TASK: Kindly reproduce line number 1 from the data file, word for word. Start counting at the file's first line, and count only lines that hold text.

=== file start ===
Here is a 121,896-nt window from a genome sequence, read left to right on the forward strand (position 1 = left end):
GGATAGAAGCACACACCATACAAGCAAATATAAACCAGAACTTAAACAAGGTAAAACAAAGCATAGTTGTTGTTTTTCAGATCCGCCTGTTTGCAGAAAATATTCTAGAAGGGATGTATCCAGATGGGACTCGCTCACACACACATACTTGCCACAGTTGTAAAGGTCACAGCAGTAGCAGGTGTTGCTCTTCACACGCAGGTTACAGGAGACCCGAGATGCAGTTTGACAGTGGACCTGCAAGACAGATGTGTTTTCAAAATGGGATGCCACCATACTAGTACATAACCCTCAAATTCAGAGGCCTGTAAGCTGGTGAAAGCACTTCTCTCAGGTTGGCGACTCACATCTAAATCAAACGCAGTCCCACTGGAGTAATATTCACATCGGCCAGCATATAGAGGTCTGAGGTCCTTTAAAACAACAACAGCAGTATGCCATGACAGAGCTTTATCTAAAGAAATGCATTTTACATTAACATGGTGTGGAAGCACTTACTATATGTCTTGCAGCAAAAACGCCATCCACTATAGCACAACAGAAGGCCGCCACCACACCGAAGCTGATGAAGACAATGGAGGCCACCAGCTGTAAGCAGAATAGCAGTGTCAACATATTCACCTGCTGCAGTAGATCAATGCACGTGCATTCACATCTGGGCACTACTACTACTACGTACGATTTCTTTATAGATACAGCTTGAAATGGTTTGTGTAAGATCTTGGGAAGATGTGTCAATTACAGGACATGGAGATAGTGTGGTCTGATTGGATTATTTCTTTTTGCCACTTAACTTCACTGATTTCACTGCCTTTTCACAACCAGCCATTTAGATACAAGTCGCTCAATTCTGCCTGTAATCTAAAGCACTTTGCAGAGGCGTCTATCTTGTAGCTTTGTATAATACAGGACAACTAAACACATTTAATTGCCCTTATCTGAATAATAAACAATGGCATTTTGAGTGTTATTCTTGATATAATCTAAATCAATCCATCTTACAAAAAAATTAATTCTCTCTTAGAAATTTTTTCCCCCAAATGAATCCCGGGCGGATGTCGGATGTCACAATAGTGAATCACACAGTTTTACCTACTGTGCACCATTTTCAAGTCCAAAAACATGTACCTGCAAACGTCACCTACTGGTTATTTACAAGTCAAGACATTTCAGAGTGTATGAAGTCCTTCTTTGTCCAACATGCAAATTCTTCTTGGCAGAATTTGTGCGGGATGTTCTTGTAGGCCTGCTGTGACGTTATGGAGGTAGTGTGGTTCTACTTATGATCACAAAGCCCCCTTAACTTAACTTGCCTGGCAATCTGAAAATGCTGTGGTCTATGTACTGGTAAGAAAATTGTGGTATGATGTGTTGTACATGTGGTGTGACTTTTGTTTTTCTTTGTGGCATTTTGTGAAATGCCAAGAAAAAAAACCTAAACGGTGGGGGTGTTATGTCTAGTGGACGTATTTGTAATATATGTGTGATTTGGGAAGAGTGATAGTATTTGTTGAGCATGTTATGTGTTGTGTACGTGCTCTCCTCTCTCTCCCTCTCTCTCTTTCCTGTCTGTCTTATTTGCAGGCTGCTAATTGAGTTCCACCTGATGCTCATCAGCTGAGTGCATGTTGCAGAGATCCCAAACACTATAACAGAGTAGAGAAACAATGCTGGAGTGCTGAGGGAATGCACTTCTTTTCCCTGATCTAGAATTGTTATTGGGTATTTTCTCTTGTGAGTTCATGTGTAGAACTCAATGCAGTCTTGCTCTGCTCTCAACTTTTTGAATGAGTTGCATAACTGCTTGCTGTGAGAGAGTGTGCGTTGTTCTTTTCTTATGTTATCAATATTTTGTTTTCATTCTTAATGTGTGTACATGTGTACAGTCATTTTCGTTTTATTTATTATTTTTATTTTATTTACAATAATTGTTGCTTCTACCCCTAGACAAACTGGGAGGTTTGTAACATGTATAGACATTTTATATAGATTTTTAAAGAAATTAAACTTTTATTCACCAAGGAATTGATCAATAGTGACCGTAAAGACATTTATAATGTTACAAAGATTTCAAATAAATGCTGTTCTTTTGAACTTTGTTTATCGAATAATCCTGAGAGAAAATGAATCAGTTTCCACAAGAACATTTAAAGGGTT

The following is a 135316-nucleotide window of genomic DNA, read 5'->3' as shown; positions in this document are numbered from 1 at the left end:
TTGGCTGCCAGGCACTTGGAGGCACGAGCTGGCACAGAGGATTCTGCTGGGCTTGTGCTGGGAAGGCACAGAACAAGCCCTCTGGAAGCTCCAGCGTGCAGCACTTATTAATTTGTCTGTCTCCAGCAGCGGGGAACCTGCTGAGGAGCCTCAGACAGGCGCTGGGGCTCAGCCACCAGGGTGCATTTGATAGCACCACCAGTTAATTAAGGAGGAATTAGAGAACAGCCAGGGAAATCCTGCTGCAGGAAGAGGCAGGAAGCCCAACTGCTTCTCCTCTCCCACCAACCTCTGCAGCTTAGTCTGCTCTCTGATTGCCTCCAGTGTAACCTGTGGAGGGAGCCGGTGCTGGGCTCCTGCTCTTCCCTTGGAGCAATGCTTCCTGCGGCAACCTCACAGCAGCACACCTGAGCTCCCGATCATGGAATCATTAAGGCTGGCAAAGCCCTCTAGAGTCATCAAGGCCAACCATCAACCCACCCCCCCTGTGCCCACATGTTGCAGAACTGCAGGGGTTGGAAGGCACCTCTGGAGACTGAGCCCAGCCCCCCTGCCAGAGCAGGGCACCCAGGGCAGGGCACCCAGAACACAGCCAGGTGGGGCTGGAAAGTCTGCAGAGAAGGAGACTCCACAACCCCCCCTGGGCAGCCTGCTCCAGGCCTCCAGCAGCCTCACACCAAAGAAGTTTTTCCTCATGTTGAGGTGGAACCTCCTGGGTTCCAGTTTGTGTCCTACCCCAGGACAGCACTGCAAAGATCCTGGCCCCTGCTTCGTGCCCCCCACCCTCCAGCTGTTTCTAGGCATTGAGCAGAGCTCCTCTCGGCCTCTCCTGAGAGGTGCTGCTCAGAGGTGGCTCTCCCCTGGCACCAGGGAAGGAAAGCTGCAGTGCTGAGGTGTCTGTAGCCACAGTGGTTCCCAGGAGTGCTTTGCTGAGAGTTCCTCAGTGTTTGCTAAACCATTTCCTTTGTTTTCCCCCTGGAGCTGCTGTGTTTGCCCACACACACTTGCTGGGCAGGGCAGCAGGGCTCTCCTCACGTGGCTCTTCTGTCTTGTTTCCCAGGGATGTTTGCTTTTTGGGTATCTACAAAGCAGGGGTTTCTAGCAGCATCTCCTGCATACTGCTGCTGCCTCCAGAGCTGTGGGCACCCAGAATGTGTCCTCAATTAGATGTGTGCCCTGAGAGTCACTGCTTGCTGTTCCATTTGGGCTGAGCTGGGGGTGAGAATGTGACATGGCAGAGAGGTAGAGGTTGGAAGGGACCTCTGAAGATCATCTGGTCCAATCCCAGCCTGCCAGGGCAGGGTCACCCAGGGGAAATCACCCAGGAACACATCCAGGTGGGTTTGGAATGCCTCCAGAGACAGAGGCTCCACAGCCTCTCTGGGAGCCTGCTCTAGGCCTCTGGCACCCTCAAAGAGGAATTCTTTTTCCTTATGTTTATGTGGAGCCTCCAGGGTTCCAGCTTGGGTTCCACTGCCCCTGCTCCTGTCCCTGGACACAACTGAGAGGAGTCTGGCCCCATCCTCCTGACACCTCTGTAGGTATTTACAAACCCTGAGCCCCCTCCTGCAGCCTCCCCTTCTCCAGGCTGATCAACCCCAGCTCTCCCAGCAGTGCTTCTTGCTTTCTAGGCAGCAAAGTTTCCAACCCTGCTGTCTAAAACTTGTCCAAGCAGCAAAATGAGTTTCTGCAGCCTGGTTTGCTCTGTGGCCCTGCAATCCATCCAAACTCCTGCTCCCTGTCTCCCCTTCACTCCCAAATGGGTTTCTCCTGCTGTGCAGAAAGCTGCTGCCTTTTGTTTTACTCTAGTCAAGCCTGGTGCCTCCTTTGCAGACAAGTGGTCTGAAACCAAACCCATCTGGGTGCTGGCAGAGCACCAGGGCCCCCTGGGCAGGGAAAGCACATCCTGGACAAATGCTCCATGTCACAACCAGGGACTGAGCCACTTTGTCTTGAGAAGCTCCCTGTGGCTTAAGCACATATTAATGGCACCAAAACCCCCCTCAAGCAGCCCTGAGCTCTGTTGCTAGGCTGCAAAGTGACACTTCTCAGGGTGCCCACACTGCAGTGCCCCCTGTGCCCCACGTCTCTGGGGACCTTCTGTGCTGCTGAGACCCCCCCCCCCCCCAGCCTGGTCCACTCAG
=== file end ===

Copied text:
Here is a 121,896-nt window from a genome sequence, read left to right on the forward strand (position 1 = left end):